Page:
today's cliche: the black community is not monolithic. and indeed, were i predicting, i'd predict that bernie could get a majority of the under-25 black vote in sc. but here is something that has really been a practical problem: in actual fact, the black community is the most monolithic voting bloc in the history of democracy: totally, 100% reliable for the democratic candidate anytime anywhere for decades on end. here is just one reason that's a practical problem. hillary has to talk race issues, mass incarceration and so on in the primaries. she doesn't have to mention it at all in the general, or do anything about it as pres, because no matter what she does (say, appearing with a klan hood or something) every black person in america will vote for her. she will swing white, because now she has to eat into trump's working-class white vote to win. that's exactly how warondrugs/race internment got started in the first place. martin etc fought for voting rights, but essentially the use of that power has become useless, precisely because it is far too unanimous.
on the other side, the unanimity of black folks makes it useless for republican candidates to even try, or to find a political connection, or do anything in office about racial issues. no matter what they do, no votes are forthcoming (they could be, i swear; rand would have been a start). so: the republicans have to fight in primaries for the white vote; they have to turn out the white vote in the general (more and more as we head toward majority-minority). they have absolutely no black constituency, don't have to listen to black voices at all, and neither do democrats. in fact, rand could not have been a start. it doesn't matter if he goes to ferguson and baltimore. it doesn't matter that he has an extremely coherent and consistent take on the war on drugs and mass incarceration and police violence. it doesn't even matter that he was centralizing race and racism among america's problems, moreso than the dems. even he finally just gave up; what he was saying polled him at 3% among republicans, and won him nobody's support at all. there was no way he could expand the republican base; it's impossible from both directions at once. there is just no chance that, for example, a single legit black leader or organization would endorse him under any circumstances. reflect on that a second, because it is making this voting thing useless.
this history is central to the persistence or even intensification of systemic racism: by their own decisions, black leaders and voters have given themselves no political leverage whatsoever. were i a black leader i'd be thinking about how badly we have misused the franchise we fought so hard for, and i'd be thinking about how that can be transformed.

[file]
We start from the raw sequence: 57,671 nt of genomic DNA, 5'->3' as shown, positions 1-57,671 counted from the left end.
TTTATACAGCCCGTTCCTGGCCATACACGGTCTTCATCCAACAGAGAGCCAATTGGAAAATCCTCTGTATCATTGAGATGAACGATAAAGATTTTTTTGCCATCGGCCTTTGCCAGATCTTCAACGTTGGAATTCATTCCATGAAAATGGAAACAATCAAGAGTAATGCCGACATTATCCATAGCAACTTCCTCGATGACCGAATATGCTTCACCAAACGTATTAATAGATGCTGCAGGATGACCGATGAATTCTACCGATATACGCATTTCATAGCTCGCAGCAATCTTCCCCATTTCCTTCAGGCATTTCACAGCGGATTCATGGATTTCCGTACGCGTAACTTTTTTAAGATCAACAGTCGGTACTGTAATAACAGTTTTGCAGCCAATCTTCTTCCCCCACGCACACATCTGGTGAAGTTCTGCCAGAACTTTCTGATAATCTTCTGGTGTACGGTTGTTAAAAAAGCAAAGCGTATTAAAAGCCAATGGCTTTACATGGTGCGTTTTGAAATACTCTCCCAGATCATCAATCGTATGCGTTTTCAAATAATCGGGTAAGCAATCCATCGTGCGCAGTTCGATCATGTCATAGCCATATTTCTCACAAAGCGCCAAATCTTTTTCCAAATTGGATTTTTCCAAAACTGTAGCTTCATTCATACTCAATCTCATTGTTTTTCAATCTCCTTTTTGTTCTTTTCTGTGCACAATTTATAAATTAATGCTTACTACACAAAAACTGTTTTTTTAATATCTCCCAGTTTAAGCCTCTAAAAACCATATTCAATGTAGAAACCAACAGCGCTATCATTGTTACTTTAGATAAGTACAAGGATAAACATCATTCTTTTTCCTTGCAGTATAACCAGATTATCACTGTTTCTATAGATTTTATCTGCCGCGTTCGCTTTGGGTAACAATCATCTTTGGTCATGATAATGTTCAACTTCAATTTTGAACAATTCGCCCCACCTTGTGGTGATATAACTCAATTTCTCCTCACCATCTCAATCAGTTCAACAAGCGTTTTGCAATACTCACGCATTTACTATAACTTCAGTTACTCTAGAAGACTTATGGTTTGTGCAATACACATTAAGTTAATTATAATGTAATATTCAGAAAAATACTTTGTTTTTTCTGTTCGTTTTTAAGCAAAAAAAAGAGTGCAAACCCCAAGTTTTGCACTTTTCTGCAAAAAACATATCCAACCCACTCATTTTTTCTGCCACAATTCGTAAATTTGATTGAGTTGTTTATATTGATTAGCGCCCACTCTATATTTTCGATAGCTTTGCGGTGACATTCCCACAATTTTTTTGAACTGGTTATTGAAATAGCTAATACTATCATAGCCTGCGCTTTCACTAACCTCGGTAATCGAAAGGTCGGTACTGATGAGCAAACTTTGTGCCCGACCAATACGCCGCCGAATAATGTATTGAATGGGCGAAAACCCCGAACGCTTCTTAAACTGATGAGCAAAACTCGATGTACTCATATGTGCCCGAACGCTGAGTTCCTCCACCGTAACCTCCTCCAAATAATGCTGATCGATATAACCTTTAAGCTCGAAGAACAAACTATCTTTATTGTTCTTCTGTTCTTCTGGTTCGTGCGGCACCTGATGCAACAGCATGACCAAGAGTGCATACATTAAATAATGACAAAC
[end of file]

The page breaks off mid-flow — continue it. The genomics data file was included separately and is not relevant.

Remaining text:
the situation in south carolina, i think, should bother everybody. there are two primaries, the white primary and the black primary, reps and dems; it's very like an apartheid regime - you might as well put 'whites only' and 'blacks only' on the polling stations. except this time everybody seems to be enthusiastically participating in the partition. next comes the wall i guess. the divide between parties is ideological, ok, but in sc these are racial parties, tribal, like the national party and the inkatha freedom party in apartheid south africa. all of this would even be sort of okay if it led to black empowerment; then that could be turned around and change everything. but it leads very clearly for very definite reasons to black disempowerment.
sometimes it's said that demographics make democratic victories inevitable eventually. well, not if the whole country goes like south carolina, where almost 70% of the democratic electorate is black, and i'm assuming 90-some% of the republican electorate is white. not if the dems lose the white vote at the same rate they gain the latino vote. and they could lose the white vote, because the republicans are only too happy to use the racial dogwhistles etc, and they have no other practical way through: they have to corner and turn out the white vote in ever-increasing numbers. they are doing this! then you'll have the spectre of national race parties. martin had nightmares too.
the usual account of how this happened starts with nixon's 'southern strategy" or maybe the goldwater campaign (actually nixon lost most of the south to wallace that year). that is itself a far too partisan account. it is a dialectic: both sides are using racial politics for strategic purposes, it's as though both parties consisted merely of race hustlers. and both have a stake in increasing the salience of race as a demographic. watch the nytimes op-ed page obsessivle sort the electorate into races for decades. you could have other categories. but as long as black folks vote monolithically, and to the extent they do, race is indeed the best lever on both sides: you might fight for a 10 point gender gap, but you take for granted a 90% racial gap.
and i'm sorry, but i want to ask black folks: really. i mean really. i mean sincerely. how well have you been represented by white liberals?
that we find ourselves even more intensely in that exact same situation 50 years later is really a very sad thing. and the way things are going, i actually predict that racial inequality and systemic racism in all american institutions will grow in intensity for the foreseeable future. i don't think we're making progress!